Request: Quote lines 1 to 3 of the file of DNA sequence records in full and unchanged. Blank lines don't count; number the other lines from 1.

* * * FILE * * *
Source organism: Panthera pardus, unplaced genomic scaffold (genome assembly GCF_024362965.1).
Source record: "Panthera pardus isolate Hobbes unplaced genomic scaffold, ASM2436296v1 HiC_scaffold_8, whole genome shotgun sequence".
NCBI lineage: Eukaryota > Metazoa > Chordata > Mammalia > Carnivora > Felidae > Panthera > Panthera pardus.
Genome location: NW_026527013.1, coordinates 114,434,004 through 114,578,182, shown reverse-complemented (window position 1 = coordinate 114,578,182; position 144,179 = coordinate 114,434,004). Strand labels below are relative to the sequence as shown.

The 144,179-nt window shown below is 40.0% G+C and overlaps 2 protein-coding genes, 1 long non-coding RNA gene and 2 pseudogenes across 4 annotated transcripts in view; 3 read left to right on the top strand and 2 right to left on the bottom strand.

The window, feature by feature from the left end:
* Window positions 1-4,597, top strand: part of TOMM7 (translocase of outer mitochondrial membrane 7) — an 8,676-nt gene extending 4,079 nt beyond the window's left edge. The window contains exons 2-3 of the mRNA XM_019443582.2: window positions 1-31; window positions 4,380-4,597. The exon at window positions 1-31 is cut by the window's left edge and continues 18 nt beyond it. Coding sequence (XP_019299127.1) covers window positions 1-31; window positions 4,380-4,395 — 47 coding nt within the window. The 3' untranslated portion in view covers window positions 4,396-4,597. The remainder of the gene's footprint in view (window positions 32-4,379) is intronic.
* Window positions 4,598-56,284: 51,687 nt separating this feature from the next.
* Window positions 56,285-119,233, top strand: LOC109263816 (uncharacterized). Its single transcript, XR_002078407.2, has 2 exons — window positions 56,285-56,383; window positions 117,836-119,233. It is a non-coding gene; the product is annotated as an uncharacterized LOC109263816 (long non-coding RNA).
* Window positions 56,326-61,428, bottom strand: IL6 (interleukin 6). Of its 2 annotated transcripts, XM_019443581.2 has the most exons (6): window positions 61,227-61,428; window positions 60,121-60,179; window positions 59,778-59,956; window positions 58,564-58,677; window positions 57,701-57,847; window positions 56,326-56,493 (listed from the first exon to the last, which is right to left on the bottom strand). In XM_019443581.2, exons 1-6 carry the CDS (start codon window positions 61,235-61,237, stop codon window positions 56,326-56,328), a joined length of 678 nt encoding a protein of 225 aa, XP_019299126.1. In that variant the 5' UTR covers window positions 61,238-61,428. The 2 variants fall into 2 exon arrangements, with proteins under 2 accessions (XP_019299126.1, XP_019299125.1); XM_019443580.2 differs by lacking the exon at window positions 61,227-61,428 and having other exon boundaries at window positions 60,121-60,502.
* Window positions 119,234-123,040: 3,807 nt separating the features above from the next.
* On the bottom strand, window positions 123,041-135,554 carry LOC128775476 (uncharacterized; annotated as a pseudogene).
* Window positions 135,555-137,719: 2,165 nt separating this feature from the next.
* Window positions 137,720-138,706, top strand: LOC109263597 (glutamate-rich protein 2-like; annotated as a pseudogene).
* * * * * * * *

Source organism: Panthera pardus, unplaced genomic scaffold (genome assembly GCF_024362965.1).
Source record: "Panthera pardus isolate Hobbes unplaced genomic scaffold, ASM2436296v1 HiC_scaffold_8, whole genome shotgun sequence".
NCBI lineage: Eukaryota > Metazoa > Chordata > Mammalia > Carnivora > Felidae > Panthera > Panthera pardus.